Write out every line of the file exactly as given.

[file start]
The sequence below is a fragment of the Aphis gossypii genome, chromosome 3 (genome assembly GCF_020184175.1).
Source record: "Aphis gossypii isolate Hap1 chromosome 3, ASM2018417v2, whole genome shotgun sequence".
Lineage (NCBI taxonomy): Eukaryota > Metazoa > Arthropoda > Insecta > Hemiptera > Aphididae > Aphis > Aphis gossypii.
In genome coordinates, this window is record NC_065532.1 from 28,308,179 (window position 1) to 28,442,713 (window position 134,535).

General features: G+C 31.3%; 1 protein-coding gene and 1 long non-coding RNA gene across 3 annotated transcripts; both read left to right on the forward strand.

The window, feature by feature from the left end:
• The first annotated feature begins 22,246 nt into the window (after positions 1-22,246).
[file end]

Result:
The sequence below is a fragment of the Aphis gossypii genome, chromosome 3 (genome assembly GCF_020184175.1).
Source record: "Aphis gossypii isolate Hap1 chromosome 3, ASM2018417v2, whole genome shotgun sequence".
Lineage (NCBI taxonomy): Eukaryota > Metazoa > Arthropoda > Insecta > Hemiptera > Aphididae > Aphis > Aphis gossypii.
In genome coordinates, this window is record NC_065532.1 from 28,308,179 (window position 1) to 28,442,713 (window position 134,535).

General features: G+C 31.3%; 1 protein-coding gene and 1 long non-coding RNA gene across 3 annotated transcripts; both read left to right on the forward strand.

The window, feature by feature from the left end:
• The first annotated feature begins 22,246 nt into the window (after positions 1-22,246).